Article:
In this regard, it was proposed to moisten the surface of lignocellulosic substrates prior to the pre-heating step so that the substrates would retain sufficient moisture and charge-carrying capacity at the point of electrostatic coating powder application. An example of this approach is found in above-referenced U.S. Pat. No. 5,824,373 which teaches maintaining substrates in a high humidity environment prior to pre-heating and optional humidity control through application of the coating powder. This approach, however, was discarded because it tended to warp the surface of the substrate.
In accordance with the invention, a substrate is preheated to between about 130° F. (54° C.) and about 300° F. (149° C.), preferably between about 200° F. (93° C.) and about 275° F. (135° C.) just prior to electrostatically applying a coating powder to the substrate. With the substrate preheated, just prior to electrostatic application of coating powder or contemporaneously with electrostatic application of coating powder to the porous substrate, an atomized fluid is applied to the substrate which enhances the charge-carrying capacity of the substrate sufficient to promote efficient electrostatic application of the coating powder to the substrate.
The atomized fluid may be simply water or an aqueous solution. It might also be another electrically conductive fluid, such as acetic acid or another organic acid.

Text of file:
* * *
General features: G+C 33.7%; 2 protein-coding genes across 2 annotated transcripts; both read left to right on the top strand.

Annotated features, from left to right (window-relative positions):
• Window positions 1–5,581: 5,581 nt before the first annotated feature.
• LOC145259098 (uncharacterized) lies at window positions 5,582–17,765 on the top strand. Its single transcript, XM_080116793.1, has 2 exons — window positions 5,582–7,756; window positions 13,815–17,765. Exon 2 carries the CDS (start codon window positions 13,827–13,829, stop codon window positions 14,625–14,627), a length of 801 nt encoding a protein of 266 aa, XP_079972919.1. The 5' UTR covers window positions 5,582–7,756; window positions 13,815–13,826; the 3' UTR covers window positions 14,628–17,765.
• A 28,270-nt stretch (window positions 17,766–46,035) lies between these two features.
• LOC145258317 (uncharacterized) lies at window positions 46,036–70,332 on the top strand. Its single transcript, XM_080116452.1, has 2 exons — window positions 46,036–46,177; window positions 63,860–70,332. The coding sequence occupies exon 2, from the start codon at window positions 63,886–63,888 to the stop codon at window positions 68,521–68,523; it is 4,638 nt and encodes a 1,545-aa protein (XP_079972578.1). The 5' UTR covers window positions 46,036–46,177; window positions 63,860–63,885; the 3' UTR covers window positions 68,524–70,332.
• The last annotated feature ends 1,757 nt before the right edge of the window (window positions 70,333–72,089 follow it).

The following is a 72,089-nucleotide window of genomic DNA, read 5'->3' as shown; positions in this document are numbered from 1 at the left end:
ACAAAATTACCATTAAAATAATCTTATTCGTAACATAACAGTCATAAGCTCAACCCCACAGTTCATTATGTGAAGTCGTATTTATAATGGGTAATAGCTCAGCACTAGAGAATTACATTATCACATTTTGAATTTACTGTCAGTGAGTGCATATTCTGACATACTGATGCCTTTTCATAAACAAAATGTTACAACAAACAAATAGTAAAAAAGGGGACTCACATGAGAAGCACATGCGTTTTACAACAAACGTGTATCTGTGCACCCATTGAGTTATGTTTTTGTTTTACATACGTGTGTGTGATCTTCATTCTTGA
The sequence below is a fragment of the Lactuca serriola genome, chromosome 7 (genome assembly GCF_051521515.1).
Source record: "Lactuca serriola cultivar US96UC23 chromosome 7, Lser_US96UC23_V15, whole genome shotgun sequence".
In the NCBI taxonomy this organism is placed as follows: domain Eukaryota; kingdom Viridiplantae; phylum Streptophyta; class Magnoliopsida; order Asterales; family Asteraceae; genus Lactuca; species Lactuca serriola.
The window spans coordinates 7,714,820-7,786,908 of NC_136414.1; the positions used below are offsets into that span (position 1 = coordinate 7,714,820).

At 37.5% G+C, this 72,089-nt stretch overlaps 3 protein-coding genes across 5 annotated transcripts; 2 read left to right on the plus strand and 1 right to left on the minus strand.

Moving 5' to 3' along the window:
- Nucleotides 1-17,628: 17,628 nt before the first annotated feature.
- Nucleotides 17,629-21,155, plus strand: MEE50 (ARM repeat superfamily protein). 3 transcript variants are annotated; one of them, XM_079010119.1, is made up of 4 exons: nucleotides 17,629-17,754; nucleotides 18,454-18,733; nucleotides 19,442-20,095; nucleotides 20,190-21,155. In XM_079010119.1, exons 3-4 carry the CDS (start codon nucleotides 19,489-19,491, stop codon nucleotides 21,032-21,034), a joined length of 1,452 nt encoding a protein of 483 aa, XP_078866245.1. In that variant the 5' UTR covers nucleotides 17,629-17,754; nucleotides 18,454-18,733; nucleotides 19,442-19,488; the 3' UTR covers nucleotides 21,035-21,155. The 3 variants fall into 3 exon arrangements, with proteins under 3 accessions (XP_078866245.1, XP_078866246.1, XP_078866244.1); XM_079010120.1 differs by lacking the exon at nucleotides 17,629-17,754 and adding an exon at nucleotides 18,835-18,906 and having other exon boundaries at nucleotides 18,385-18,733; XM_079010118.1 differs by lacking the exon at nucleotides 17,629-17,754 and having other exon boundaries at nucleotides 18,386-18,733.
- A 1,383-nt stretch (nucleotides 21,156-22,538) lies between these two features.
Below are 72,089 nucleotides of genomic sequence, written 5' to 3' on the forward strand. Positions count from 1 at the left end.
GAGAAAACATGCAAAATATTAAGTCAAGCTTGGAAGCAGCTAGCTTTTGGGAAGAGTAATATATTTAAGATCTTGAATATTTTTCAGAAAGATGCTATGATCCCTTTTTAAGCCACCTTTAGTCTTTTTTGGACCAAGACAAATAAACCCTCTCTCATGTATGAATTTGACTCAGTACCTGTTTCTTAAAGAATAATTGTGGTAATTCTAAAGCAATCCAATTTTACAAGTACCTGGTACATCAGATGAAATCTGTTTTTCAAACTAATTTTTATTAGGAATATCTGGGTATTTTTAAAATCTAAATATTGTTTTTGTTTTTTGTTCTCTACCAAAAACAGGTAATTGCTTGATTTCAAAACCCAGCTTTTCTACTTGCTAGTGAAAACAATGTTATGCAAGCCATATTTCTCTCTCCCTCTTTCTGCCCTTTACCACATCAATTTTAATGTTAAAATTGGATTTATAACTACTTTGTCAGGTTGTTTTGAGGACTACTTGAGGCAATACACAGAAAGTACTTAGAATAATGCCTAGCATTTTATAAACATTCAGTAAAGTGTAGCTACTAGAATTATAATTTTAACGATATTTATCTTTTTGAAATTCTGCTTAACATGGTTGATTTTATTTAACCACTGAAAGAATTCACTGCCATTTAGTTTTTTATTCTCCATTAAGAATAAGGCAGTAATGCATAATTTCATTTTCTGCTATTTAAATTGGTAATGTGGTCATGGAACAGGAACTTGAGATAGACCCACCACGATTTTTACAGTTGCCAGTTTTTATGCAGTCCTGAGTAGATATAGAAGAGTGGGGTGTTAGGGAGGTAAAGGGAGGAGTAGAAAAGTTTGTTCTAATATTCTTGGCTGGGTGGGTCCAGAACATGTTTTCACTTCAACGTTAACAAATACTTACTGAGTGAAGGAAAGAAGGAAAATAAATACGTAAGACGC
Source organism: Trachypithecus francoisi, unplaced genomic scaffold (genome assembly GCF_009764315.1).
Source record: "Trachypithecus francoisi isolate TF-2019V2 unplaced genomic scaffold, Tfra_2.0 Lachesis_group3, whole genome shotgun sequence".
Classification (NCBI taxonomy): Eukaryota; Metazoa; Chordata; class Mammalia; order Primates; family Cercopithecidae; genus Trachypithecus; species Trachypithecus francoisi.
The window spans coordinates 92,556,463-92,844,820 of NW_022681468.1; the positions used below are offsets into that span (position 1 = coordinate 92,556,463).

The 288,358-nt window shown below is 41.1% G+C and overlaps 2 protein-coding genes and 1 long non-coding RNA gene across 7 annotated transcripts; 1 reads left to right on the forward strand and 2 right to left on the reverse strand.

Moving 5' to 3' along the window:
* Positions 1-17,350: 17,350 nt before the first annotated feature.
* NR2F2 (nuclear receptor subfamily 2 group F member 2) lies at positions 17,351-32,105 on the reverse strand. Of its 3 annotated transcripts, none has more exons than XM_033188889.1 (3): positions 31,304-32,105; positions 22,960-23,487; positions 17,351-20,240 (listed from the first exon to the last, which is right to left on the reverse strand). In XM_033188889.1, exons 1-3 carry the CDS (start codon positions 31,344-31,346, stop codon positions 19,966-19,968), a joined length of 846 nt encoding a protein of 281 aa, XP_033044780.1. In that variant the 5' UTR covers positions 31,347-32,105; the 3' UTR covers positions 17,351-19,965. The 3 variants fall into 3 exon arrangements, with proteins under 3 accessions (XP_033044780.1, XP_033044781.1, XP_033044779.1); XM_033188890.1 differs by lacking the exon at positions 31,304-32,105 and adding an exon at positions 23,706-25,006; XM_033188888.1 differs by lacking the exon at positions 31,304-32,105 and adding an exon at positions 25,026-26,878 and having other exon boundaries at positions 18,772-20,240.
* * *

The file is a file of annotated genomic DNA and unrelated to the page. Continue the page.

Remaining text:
Although direct application of steam to the substrate is believed to be detrimental to coating, the atomized fluid may be the mist or fog that results from condensation of steam.
The invention is particularly advantageous with respect to cellulosic substrates, such as wood or paper, in which it is advantageous to pre-heat the substrate so as to form a uniform, continuous coating, even difficult to coat areas, such as edges or corner. Cellulosic substrates generally contain some water, e.g., wood typically contains between 3 and 10 wt % water. This water content enhances the ability of the cellulosic substrate to carry sufficient electrical charge for efficient electrostatic application of coating powder to the substrate. Preheating the substrate for coating uniformity has the negative consequence of reducing the moisture content of the cellulosic substrate thereby reducing the charge-carrying capacity of the substrate, possibly to a level below that at which electrostatic application of the coating powder proceeds efficiently. In accordance with the invention, a fluid is applied to the preheated substrate to at least partially restore the charge-carrying capacity of the substrate and thereby promote efficient electrostatic application of the coating powder to the substrate.